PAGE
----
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Colorado Legislative Roundup 2022

The 74th Colorado General Assembly has adjourned. Most years, there is a scramble to get as many bills over the finish line as possible as the end of session approaches. This year, hundreds of bills died simply because time ran out. 

Here’s a look at bills we supported and how they fared:


Healthy Eating
Healthy School Meals for All (HSMA) could soon become reality in Colorado! For the last two school years, the Federal Government waived any income caps on providing free breakfast and lunch to public school students, but that Federal waiver ends on June 30. To ensure Colorado kids would still have these benefits, a two-pronged approach was taken at the legislature. Senate Bill 22-087 would have required a HSMA program be implemented in Colorado from the general funds beginning school year 2023-24.  And as a stop-gap, Legislators were asked to use American Rescue Plan dollars to fund HSMA in school year 2022-23. Both these efforts failed, but a new approach was taken with just eight days left in the legislative session. House Bill 22-1414 has the same parameters as the failed SB22-087, but the bill refers this measure to the November ballot, asking voters to fund HSMA. As part of a coalition led by Hunger Free Colorado, we actively supported all three of these actions and will be active in the campaign to pass HSMA by the voters. If you're passionate about this issue and want to be a Champion, please email Grassroots Manager Chris Turner at [email protected].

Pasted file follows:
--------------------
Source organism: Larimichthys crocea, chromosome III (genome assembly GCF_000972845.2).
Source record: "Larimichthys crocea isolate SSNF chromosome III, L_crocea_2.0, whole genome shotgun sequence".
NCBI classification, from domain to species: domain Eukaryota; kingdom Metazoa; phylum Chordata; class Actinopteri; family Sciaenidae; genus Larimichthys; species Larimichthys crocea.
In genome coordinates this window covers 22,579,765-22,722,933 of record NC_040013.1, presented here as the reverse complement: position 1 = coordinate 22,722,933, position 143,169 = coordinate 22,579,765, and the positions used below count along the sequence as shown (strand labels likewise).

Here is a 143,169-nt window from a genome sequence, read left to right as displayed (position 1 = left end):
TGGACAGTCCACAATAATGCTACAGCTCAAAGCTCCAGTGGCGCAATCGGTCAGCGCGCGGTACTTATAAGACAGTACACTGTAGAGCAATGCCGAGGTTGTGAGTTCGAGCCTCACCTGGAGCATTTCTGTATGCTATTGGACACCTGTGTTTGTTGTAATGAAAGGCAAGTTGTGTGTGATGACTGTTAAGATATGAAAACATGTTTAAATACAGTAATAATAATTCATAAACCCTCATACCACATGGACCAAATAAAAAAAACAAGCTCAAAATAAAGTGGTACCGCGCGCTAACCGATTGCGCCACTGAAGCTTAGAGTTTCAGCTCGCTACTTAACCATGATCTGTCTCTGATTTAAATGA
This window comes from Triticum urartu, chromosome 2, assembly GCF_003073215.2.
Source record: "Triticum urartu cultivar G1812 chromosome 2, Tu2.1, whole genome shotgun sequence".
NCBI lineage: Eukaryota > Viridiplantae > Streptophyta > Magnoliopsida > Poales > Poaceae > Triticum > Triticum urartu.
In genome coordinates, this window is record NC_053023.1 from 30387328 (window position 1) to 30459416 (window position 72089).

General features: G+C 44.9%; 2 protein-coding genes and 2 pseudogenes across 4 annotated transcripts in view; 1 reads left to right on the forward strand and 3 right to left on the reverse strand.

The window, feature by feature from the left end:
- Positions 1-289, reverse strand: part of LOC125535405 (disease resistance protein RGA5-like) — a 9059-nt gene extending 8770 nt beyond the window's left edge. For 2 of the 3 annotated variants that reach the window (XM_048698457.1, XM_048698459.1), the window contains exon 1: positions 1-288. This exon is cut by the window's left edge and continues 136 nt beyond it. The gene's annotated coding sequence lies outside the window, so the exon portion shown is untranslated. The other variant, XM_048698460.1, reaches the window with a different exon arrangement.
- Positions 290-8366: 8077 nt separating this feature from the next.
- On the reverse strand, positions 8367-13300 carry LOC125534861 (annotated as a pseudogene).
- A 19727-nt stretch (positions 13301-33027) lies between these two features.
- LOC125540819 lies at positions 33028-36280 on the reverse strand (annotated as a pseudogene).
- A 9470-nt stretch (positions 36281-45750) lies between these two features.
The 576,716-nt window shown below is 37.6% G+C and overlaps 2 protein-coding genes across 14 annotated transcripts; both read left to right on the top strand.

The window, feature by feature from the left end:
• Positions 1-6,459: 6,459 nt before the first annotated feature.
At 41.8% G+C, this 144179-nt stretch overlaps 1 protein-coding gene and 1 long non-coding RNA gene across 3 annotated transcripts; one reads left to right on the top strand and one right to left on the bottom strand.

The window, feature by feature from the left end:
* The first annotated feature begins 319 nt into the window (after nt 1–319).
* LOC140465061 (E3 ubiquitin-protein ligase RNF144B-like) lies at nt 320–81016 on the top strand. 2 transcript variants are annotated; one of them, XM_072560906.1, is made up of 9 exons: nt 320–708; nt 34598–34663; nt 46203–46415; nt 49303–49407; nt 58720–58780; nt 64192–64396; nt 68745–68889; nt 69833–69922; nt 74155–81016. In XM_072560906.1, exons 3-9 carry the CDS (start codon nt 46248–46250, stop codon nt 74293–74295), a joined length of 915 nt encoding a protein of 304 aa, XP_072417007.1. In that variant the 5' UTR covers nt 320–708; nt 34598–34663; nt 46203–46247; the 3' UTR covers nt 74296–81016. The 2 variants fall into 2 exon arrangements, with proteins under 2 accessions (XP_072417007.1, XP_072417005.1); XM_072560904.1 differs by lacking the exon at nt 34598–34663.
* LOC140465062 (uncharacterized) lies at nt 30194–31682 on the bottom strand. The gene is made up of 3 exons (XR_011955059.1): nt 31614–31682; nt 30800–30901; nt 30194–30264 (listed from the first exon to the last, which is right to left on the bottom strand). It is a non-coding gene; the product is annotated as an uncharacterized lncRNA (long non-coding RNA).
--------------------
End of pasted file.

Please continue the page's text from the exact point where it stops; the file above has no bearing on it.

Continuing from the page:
Tobacco Control
The fight against Colorado’s youth vaping epidemic and the targeting of marginalized communities by the tobacco industry continued this session with House Bill 22-1064, which would have prohibited the sale of all flavored tobacco and nicotine products, such as e-cigarettes, menthol cigarettes, flavored cigars, flavored non-combustible tobacco. We were part of a massive coalition that supported the bill, but it was vigorously opposed by the tobacco industry, retailers and Gov. Polis. The bill was defeated with just one day left in the session. 

Quality Systems of Care
House Bill 22-1251 creates the Office of Cardiac Arrest Management in the Department of Public Health and Environment (CDPHE). This office will provide consistent and reliable funding to sustain the Statewide Cardiac Arrest Registry to Enhance Survival (CARES), which uses data and correlated cardiac outcomes to improve treatments and enhance survivability. It passed in the last week of session.


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